(Reuters) - The Securities and Exchange Commission (SEC) said it charged the former research head at Sequenom Inc for making false claims about the company’s prenatal Down syndrome test.
The regulator alleged that Elizabeth Dragon, former senior vice president of research and development at Sequenom, lied during at least three public events where she made presentations to analysts and investors.
The regulator alleged that Dragon knew the test was far less accurate than she claimed publicly.
Last April, the genetic analysis products company delayed the launch of its Down syndrome test T21 citing employee mishandling of data.
The scandal led to the removal of its top management in September, including firing of its then CEO and research chief, followed by legal and regulatory probes.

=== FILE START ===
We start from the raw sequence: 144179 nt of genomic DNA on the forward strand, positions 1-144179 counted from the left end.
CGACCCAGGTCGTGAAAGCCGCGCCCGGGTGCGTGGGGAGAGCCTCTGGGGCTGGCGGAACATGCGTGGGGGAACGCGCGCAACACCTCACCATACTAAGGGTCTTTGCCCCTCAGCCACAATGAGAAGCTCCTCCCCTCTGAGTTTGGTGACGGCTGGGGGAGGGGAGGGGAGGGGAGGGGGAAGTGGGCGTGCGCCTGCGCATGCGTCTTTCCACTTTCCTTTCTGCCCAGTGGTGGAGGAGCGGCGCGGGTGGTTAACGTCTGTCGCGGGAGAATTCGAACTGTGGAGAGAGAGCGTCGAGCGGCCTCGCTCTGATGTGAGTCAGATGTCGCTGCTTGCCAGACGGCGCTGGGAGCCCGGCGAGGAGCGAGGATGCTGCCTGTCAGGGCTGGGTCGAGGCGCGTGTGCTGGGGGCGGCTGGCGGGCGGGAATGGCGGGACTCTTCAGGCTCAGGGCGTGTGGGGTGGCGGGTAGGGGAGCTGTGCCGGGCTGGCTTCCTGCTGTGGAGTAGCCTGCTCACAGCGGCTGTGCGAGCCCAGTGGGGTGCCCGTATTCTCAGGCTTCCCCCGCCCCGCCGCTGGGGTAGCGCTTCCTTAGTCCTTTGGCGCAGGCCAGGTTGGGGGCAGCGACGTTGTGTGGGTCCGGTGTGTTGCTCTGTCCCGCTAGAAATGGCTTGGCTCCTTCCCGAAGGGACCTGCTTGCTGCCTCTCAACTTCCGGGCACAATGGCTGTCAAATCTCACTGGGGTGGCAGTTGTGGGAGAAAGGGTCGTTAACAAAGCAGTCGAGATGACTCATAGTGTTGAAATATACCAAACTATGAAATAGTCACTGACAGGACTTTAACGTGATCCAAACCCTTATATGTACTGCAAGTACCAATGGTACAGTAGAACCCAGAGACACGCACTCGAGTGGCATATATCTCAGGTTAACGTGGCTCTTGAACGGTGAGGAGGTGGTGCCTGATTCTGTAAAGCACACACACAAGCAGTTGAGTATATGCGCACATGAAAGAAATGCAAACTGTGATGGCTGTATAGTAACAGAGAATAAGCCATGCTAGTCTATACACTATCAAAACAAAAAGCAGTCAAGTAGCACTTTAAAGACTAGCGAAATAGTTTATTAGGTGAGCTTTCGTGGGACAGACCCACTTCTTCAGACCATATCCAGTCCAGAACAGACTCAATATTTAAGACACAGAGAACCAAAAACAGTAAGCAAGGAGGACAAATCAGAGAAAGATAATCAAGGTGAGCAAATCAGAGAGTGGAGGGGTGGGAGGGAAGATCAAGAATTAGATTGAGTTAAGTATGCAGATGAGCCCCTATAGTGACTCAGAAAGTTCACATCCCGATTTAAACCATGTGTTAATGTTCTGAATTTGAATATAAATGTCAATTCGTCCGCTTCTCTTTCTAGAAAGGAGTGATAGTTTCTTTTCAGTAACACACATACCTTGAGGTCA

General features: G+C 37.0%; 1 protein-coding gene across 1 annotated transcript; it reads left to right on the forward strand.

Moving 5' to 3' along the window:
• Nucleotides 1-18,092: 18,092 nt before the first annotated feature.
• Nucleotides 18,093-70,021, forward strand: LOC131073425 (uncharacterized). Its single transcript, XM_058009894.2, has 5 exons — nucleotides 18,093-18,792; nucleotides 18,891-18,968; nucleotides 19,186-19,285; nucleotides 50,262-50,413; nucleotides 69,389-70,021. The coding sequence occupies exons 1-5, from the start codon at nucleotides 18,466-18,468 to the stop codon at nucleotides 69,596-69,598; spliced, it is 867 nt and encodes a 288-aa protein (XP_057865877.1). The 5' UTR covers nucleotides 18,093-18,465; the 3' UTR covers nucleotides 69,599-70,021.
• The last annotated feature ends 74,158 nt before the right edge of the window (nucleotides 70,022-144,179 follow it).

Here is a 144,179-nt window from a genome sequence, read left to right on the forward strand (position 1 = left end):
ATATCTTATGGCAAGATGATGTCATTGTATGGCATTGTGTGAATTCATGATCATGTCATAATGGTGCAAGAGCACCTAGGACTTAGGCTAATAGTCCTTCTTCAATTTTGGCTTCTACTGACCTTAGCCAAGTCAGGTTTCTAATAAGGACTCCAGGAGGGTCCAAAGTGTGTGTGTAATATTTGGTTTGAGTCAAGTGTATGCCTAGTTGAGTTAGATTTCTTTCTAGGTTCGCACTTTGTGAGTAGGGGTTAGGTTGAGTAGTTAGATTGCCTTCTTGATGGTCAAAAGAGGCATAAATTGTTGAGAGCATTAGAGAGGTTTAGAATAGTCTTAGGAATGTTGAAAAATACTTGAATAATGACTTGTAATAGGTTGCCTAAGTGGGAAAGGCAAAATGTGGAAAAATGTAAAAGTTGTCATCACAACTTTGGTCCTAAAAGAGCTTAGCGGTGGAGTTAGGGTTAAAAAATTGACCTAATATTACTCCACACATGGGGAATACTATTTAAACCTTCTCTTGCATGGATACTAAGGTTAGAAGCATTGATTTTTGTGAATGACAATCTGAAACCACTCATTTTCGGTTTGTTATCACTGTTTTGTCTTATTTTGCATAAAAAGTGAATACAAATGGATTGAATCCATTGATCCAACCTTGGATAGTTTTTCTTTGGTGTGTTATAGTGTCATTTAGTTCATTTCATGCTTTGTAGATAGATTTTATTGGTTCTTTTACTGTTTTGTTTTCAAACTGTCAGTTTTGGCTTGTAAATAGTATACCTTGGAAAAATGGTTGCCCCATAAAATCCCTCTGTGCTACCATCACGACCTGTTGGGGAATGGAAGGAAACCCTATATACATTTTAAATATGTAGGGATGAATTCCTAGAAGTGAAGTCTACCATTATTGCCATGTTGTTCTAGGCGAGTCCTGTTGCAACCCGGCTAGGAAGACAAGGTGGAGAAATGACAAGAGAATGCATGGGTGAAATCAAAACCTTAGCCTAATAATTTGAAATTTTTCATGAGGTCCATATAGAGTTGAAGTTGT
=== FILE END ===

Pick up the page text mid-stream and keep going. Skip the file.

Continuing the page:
In a statement on Wednesday, the SEC said without admitting or denying the charges, Dragon has consented to a judgment permanently enjoining her from future violations of certain regulations, and barring her from serving as an officer or director of a public company.
The court will determine the amount of a financial penalty to be paid by Dragon at a later date, the regulator said.
Last month, the company said it plans to complete the studies and launch T21 as a laboratory developed test (LDT) by the end of 2011.
Sequenom shares closed at $6.29 Wednesday on Nasdaq.
Reporting by Jennifer Robin Raj in Bangalore; Editing by Gopakumar Warrier
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